LOCAL taxpayers now know how Watoto, Bamboo and Chai feel at the Woodland Park Zoo. Helping pay the bills does not earn respectful treatment.

The zoo receives many tens of millions of dollars from public coffers but resolutely refuses to explain how it spends the money. Tax dollars disappear into a void with no transparency or accountability.

A lawsuit filed last spring ended July 25 with a ruling by a King County Superior Court judge that said the zoo was not subject to the state’s public-records laws. The judge did acknowledge the public’s frustration in not being able to follow the money.

The legal question can be appealed. What is stunning is the refusal by the zoo’s board of directors to tell taxpayers where the money goes.

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The zoo would be a beneficiary of Proposition 1’s Park District, which only compounds the taxpayer-provided free lunch, and builds the wall of secrecy higher.

The zoo has three unhappy female elephants in cramped space. Perhaps the zoo will ship Watoto to another zoo — perhaps to make room for another female to breed. This is the same profit-driven instinct for a fertile return on investments that had the zoo trying and failing 112 times to artificially inseminate Chai.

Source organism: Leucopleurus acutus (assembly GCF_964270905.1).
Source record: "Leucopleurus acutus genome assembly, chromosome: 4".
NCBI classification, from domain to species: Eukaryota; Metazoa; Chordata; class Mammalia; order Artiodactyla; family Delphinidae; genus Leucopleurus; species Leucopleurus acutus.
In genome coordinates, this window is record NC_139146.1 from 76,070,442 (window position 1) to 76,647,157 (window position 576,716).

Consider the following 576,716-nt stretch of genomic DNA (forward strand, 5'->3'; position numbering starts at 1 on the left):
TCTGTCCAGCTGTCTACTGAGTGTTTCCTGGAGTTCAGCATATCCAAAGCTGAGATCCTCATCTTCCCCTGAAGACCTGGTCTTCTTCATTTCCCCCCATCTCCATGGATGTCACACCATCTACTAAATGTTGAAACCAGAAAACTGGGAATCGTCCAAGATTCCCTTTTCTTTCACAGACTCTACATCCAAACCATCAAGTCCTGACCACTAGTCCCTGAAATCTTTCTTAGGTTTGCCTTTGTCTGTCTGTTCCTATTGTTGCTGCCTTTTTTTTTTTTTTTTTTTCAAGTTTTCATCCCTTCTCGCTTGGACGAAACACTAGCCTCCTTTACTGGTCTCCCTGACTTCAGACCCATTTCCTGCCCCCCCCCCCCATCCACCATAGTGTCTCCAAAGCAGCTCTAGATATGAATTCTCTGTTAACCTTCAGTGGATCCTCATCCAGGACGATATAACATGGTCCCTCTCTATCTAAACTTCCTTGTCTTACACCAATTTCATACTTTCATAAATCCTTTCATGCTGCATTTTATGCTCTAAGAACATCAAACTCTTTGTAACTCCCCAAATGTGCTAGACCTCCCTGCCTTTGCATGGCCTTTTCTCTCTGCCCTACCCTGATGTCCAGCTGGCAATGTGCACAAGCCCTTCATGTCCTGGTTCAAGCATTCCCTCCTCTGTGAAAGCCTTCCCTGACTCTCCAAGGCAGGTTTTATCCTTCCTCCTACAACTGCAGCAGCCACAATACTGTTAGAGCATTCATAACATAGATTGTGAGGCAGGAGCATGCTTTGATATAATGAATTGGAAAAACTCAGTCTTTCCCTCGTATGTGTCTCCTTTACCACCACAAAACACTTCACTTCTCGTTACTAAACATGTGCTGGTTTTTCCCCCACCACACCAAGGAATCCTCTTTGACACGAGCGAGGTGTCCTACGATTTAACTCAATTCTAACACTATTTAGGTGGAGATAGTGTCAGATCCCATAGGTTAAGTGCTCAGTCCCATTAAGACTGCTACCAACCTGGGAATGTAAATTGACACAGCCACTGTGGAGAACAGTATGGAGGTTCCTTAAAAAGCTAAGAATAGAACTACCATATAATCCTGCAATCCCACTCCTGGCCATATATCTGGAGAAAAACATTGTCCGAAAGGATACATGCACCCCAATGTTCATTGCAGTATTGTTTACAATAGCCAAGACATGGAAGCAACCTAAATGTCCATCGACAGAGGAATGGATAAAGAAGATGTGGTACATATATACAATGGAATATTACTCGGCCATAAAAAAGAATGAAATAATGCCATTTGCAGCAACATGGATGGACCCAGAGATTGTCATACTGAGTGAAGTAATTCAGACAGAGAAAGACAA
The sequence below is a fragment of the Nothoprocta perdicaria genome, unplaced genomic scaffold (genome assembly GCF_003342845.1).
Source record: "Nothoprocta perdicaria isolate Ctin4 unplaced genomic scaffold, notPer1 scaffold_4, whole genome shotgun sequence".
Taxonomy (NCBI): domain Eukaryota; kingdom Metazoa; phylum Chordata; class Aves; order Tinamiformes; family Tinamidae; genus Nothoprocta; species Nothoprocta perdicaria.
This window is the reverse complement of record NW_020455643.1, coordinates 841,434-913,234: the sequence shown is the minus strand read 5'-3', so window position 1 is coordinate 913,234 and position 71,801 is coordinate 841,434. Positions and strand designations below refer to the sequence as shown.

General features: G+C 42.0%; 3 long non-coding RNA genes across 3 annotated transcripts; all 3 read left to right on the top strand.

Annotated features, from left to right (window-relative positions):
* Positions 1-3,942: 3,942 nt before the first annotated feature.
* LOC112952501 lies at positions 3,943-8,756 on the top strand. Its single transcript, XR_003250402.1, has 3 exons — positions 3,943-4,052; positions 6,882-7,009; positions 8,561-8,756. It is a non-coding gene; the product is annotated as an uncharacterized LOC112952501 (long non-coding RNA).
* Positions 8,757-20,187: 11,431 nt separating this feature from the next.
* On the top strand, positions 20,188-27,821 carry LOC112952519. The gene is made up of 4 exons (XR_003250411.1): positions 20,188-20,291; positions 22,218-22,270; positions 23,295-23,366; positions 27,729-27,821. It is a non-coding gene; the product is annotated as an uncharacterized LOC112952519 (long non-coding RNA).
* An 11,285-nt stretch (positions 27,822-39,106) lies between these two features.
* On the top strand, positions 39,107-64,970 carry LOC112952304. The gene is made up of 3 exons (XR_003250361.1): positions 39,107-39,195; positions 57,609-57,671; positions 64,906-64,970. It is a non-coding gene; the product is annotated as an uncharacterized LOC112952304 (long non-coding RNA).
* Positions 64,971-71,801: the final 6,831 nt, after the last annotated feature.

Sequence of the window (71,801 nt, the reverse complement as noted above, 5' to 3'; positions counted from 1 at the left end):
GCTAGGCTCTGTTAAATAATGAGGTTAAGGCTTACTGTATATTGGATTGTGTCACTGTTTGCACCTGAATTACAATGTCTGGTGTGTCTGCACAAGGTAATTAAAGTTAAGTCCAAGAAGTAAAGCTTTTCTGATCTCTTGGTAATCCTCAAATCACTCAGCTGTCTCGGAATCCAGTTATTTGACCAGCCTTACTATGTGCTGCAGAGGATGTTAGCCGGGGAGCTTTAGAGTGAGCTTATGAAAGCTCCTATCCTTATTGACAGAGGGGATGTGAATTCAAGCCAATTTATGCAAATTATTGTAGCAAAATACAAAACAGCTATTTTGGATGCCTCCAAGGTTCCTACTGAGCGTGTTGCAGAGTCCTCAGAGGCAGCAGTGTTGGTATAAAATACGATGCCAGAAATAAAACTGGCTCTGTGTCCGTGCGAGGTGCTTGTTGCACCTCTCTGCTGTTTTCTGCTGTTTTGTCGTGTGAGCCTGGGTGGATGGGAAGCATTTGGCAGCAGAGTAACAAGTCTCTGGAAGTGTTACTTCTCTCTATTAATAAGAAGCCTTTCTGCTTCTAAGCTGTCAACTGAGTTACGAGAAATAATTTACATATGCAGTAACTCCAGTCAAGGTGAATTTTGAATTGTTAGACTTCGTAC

City Hall has been out of the zoo business since 2002 when operation and management of Woodland Park Zoo was contracted out to the Woodland Park Zoological Society. All City Hall does now is write huge checks. Taxpayers who provide the money can apparently be ignored with legal impunity if they ask how it gets spent.

One solution is clear. Send the zoo’s three miserable elephants to the friendly, nurturing environment of a wildlife sanctuary. Give them room to roam.

How bad are things at the Woodland Park Zoo for elephants? What does cramped space really mean? One of the poor creatures has suffered from urine burns, scalded by her own waste water.

Find a decent home for the elephants, and respect taxpayers enough to tell them how their money is spent.

Editorial board members are editorial page editor Kate Riley, Frank A. Blethen, Ryan Blethen, Sharon Pian Chan, Lance Dickie, Jonathan Martin, Erik Smith, Thanh Tan, William K. Blethen (emeritus) and Robert C. Blethen (emeritus).